17. Real Salt Lake -- Austin Berry, D, Louisville: Remember all that great depth RSL had built? Yeah, well, the vagaries of MLS player movement have stripped most of it away. So management at Rio Tinto can go a number of ways here. Berry might be the best player left on the board at this point, and he certainly might be the best athlete, someone who looks up for the pro pace today. As a center back, he would provide depth behind rock-solid starters Nat Borchers and Jamison Olave.

18. Houston -- Calum Malace, M, Marquette: This guy is no-nonsense ball winner who covers lots of ground and values possession. Was there ever a pick more tailor-made for coach Dominic Kinnear, who could use some cover behind Adam Moffat at holding midfielder?

19. Los Angeles Galaxy -- Babayele Sodade, F, Alabama-Birmingham: Yes, he's picking last in the first round, so the cupboard could be relatively bare. But would anybody put it past that wily ol' Bruce Arena to turn up a starter or solid contributor at No. 19? If there are any GA names still on the board, Arena will lean strongly in that direction, as cap space is always an issue for the DP-loaded Galaxy. Sodade, a 6-foot-3 Canadian, was a late invite to the combine but made a big impression with blazing speed up front. Industrious North Carolina midfielder Kirk Urso is another option as Arena looks to replace Juninho's minutes and his ability to do the running for David Beckham.

Five notorious MLS draft-day choices:

Steve Shak (No. 1 in 2000, MetroStars): He was projected to go in the third or fourth round, and eventually had an OK career -- for a guy selected in the third or fourth round, that is. He played in 38 MLS matches before falling into the lower tiers. But the stumbling, bumbling MetroStars, somehow, made him the shock top selection.

Nikolas Besagno (No. 1 in 2005, Real Salt Lake): He had 18 total MLS appearances before a drop into the game's lower tiers. Enough said.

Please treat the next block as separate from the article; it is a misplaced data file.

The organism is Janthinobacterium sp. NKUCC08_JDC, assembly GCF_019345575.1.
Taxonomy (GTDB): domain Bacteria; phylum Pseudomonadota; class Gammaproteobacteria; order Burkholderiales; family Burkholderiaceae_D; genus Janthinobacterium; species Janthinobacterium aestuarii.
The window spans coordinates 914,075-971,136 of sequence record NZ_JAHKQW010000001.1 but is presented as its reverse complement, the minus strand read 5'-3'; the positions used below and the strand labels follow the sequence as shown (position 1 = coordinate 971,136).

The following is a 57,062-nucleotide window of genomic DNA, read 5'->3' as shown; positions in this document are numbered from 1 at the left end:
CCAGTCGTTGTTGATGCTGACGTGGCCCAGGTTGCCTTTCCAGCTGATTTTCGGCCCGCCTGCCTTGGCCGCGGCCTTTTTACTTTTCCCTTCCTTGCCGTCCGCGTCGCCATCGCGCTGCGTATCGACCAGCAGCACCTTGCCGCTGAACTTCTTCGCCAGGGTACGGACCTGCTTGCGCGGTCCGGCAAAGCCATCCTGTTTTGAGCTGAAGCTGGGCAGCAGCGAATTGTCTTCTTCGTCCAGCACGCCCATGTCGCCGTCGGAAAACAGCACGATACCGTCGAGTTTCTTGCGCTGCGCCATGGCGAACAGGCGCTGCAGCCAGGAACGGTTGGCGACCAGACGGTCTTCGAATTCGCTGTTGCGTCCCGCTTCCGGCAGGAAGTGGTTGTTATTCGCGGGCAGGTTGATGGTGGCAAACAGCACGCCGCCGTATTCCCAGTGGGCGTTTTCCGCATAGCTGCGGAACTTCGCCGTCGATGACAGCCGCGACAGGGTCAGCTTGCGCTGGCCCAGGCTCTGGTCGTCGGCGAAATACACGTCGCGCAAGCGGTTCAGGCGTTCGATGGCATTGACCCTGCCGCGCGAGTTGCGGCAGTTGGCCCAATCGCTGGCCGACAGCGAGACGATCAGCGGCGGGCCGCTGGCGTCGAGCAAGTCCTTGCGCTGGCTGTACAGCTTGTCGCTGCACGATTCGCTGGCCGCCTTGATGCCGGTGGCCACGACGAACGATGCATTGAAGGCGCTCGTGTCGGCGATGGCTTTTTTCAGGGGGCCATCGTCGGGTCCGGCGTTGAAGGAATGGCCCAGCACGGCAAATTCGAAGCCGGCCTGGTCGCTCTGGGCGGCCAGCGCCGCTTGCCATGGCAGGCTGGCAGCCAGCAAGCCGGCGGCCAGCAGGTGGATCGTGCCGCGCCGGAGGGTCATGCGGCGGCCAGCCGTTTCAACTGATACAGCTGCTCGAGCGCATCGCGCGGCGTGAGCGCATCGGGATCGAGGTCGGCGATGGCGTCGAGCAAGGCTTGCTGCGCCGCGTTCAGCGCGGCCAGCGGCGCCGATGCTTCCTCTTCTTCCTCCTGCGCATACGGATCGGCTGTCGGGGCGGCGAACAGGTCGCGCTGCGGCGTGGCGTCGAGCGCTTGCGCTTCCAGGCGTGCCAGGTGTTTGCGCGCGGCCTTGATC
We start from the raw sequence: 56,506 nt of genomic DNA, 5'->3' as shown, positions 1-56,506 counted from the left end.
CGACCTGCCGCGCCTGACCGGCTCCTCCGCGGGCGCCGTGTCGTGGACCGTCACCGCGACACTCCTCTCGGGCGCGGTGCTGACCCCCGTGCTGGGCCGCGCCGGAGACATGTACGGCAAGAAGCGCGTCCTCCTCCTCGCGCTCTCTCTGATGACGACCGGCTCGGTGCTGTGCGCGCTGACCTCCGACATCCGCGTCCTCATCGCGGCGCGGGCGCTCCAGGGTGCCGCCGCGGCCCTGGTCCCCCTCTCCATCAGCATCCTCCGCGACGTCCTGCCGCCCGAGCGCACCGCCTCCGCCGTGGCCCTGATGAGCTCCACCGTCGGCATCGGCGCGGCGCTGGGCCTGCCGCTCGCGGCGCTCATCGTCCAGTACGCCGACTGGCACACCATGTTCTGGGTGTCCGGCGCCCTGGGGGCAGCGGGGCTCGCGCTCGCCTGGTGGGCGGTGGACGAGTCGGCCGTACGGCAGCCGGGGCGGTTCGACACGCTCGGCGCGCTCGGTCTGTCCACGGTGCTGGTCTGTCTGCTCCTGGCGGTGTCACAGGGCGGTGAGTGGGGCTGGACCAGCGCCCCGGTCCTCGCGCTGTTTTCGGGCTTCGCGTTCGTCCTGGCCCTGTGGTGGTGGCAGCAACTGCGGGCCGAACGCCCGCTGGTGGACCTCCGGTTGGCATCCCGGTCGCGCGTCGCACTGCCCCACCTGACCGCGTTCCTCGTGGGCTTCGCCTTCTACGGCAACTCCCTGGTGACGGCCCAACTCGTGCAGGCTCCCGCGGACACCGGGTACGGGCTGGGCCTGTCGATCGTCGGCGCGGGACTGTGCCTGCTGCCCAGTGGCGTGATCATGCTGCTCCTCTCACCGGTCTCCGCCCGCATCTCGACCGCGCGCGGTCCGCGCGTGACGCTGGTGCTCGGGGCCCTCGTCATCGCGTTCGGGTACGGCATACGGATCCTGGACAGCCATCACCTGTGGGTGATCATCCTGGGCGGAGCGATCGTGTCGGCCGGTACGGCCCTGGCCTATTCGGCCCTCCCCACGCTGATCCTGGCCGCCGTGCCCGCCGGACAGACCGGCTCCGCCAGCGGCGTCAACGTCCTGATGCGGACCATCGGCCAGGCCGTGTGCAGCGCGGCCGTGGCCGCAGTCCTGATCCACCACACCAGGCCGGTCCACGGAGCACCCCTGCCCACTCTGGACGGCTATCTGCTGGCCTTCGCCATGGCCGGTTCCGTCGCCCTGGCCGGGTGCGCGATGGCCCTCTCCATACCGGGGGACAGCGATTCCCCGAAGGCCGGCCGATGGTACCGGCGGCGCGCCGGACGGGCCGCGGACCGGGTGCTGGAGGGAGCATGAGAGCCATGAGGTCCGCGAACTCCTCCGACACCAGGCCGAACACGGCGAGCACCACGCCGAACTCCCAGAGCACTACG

Chance Myers (No. 1 in 2008, Kansas City): It's still a little early, and he's hardly a "bust." Myers did claim a solid starting spot last year on a good Sporting Kansas City side. But with just 13 starts in his first three seasons, and considering he was a surprise top pick all along, it looks like management outsmarted itself on this one. By the way, the second pick in 2008 was Brek Shea.

Chris Carrieri (No. 1 overall 2001, San Jose): He had a decent professional career, although hardly the stuff of a top MLS draft pick. Carrieri lasted three MLS seasons before falling into lower tiers.

Mehdi Ballouchy (No. 2 in 2008, Real Salt Lake): He's OK, still a role player with the Red Bulls. But Yura Movsisyan, Sacha Kljestan, Dax McCarty, Kei Kamara (and perhaps you could even include Calen Carr) went in the first round after Ballouchy, who has never quite established his place in MLS.

Five lower picks who rose to become something special:

Michael Bradley (No. 36 overall in 2004, MetroStars): Considering what this guy has done in the years since, every team that passed on Bradley should hang its head in shame. (And they should fire any scouts still left over from that time.)

Gonzalo Segares (No. 35 overall in 2005, Chicago Fire): Now a Costa Rican international, he was the league's best left back through much of the late 2000s before leaving for better money in Europe.

Omar Cummings (No. 31 overall in 2007, Colorado Rapids): Don't let a down year in 2011 fool you. Better to consider that 14 goal, 3 assist campaign in 2010, one that ended with an MLS Cup title for his Rapids.

Geoff Cameron (No. 42 overall in 2008, Houston Dynamo): The last pick of the third round, quite anonymous then, is currently in Jurgen Klinsmann's national team camp and has all the tools to be the best American center back in MLS.

Sean Johnson (No. 51 overall in 2010, Chicago): He became Chicago's starter by mid-season as a rookie and he's currently in Klinsmann's ongoing U.S. national team camp.